The recent spate of accusations of sexual harassment has me assessing where I fit into this conversation. I can’t claim to have been sexually harassed. Discriminated against because of my sex, certainly. But harassed? I don’t think so. A few cases in the media seem like an over-reaction to me, with the indignation out of proportion to the offenses. I’m sorry if that doesn’t sound very feminist. I deplore sexual harassment, but I also see some gray areas in the #metoo campaign.
Truth be told, I may have contributed to language and behavior that some women are now calling harassment. I enjoyed—and shared—raunchy jokes as much as my male colleagues did. I worked in marketing for a Fortune 500 corporation and frequently traveled with the field sales force. Raunchy came with the territory, but I didn’t feel forced into listening. I thought of myself as “one of the guys.”
In my twenties and thirties, I was what could have been described as hot. I began my career during the sexual revolution. Even though I worked in “sophisticated” Manhattan, I was partial to miniskirts. At just shy of five-feet-two, I didn’t have length to work with when it came to my legs, but their shape more than made up for it.
I remember one lunchtime when I was walking past a construction crew in midtown. As I passed their work site, one of them called out: “I think I’m gonna come in my pants.” Since I wasn’t 100% certain there wasn’t someone hotter behind me (with a shorter skirt, if that had been possible), I kept walking and said nothing. What I wanted to do was to answer back: “Better in yours than in mine.” We would have all laughed and I would have won that exchange. I didn’t feel harassed; I was flattered. I suspect most #metooers would take issue with my feelings about cat calls.
I’m now in my seventies and definitely more fat than phat (look it up). Which is probably why I look back fondly on the attention I received in my salad days, especially compared to today. You could graph my receptivity as an inverse bell curve. The attention itself, however, is a steeply declining straight line. Does the fact that I could feel flattered while others might be offended make me complicit?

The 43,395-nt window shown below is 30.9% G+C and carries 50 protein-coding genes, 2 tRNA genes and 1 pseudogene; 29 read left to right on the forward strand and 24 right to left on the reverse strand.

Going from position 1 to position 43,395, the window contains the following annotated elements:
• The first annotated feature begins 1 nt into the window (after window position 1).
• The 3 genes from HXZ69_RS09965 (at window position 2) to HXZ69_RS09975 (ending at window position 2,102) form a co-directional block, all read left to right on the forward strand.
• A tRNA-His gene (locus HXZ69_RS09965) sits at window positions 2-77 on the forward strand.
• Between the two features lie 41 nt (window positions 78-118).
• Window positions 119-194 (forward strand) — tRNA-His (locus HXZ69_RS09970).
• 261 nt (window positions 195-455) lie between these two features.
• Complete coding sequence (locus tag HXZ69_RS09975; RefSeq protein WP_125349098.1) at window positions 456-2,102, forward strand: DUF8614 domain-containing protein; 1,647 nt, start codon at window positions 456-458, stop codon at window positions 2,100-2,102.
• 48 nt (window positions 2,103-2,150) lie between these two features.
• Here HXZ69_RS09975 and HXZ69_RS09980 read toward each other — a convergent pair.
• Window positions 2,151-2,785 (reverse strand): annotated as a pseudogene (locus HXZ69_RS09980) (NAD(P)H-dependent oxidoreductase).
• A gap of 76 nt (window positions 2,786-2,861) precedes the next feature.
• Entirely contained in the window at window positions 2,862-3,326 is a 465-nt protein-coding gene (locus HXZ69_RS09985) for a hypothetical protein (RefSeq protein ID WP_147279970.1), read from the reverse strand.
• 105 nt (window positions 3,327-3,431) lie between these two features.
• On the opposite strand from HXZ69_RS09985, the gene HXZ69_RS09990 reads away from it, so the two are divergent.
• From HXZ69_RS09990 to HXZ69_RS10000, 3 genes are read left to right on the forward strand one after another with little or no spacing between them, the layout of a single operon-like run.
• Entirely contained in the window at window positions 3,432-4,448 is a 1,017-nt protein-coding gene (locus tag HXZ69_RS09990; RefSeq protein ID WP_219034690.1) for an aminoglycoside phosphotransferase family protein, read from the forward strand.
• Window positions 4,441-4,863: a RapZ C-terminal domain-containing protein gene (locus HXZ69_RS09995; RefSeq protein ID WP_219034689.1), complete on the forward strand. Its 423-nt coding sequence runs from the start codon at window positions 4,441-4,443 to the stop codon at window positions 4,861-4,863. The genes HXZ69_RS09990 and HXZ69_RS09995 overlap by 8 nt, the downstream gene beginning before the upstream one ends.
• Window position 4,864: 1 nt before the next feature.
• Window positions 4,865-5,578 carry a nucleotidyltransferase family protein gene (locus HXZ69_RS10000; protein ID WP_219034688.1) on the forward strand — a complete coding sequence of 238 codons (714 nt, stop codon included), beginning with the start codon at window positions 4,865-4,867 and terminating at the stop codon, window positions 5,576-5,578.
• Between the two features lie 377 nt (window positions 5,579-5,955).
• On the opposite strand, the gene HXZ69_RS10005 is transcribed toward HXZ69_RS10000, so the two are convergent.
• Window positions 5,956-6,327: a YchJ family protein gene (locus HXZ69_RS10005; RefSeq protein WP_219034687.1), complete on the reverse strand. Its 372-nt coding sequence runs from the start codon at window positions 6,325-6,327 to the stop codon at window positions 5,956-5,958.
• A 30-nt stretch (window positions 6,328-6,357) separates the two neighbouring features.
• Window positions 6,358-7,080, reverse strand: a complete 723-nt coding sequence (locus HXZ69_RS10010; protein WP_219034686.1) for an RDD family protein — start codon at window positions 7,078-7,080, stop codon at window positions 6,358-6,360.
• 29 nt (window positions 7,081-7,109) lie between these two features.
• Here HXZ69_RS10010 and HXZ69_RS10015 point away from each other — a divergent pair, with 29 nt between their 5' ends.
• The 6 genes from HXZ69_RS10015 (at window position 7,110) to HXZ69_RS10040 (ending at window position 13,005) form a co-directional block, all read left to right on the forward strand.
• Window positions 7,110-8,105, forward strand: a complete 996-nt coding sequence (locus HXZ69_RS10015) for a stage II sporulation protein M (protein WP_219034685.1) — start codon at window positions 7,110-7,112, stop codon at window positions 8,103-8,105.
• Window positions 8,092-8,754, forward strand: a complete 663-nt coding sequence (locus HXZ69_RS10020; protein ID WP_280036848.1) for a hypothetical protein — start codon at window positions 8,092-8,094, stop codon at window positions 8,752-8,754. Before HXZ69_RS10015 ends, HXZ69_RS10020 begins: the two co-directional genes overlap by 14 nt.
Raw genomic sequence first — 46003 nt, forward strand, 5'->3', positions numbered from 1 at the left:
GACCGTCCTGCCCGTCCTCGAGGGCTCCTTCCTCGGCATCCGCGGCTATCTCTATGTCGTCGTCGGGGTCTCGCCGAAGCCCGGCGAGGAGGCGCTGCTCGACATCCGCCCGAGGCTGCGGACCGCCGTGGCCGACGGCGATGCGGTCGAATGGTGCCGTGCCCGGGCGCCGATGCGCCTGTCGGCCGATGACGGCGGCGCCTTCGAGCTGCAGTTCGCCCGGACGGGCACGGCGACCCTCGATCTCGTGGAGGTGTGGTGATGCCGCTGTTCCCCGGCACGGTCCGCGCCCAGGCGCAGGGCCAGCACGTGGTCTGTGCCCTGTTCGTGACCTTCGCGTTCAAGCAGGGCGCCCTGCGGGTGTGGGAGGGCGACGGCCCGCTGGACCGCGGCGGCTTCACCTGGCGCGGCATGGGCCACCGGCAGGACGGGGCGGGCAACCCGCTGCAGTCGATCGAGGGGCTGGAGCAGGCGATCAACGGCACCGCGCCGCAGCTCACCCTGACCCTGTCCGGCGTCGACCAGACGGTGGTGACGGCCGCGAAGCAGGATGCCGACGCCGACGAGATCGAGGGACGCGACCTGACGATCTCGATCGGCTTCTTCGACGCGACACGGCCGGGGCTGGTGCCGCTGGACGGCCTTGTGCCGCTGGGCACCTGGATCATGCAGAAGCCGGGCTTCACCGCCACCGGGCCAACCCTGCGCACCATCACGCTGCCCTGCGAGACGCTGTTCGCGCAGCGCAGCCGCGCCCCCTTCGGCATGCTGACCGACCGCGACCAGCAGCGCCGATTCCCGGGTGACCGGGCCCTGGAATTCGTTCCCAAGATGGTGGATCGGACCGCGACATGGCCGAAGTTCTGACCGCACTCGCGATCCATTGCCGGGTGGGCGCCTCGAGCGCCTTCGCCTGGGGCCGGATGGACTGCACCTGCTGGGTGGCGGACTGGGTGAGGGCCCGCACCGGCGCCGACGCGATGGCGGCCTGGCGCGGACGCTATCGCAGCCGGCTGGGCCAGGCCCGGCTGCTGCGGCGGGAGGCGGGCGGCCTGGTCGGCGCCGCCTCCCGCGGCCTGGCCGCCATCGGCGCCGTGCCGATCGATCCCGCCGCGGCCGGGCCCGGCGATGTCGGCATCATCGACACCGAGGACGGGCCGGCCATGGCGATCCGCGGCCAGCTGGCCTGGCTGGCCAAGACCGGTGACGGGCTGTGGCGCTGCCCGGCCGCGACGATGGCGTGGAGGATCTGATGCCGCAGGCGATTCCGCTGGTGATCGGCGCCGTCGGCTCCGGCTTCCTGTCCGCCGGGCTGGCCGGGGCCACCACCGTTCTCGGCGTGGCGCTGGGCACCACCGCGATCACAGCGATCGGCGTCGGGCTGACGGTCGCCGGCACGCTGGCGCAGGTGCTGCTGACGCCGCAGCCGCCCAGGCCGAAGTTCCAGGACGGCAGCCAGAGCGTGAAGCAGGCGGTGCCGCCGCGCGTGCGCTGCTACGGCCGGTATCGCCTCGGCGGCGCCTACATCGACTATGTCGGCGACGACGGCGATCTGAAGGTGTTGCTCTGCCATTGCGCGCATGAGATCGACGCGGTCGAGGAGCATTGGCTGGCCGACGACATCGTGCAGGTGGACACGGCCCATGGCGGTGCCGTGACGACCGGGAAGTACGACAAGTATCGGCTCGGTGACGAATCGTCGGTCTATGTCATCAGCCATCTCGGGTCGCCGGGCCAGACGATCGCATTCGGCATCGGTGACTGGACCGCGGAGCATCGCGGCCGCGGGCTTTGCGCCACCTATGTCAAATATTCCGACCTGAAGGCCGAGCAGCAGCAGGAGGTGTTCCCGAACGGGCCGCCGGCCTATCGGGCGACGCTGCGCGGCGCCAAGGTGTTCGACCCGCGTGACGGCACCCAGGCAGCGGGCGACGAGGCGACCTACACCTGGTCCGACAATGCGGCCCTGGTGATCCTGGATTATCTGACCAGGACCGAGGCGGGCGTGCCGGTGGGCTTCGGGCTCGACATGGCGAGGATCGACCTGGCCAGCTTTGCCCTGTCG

That sexual revolution I mentioned had us all feeling our way in the business world. I was young and naïve, as were many of my sisters, all of us plodding along in professions that were often men’s domains. I was probably a tad too flirtatious, but I deflected unwanted advances deftly. I didn’t slap someone after an unsolicited kiss (received more than once, but never from the same man). I stated simply and firmly that it was not to happen again. And it didn’t.
If I found myself on the receiving end of an ambiguous touch, I moved away and let my body language and facial expression convey my displeasure. That worked for me. I’m not sure why. Perhaps being “one of the guys” earned me special consideration. Once I moved into a position of power myself, this type of behavior stopped.
What does all of this say about my role in the culture that produced #metoo? In today’s work environment, it seems that nothing sexual is permissible in language or behavior. I don’t know where the line should have been drawn between harmless flirtation and predatory behavior in the sixties and seventies. A young man who worked for me once gave me a box of condoms to take on my vacation to a Club Med. He handed it to me in a brown paper bag and my entire team thought it was hilarious. Would that make him a harasser today? Or me one, for accepting the gift? (Never used, by the way.)
I think we should save our outrage (and media coverage) for the truly dangerous predators. Unfortunately, there’s no shortage of those. Here are my clear signs it’s harassment. You keep saying “stop it” and he keeps doing it. His position of power makes you afraid to say “stop it.” You start comparing notes in the ladies room and discover you’ve all had similar encounters. Persistence. Power. A pattern of behavior. These can all be indications that there’s a predator in your midst.
But if he stops when you tell him to, can’t we just move on instead of texting #one-strike-you’re-out? And if he’s ninety and in a wheelchair when he pats you on your fanny? How about instead of telling the media about it, you pat him back (gently) and sidle out of reach. When you get to be my age, it might be one of your fonder memories.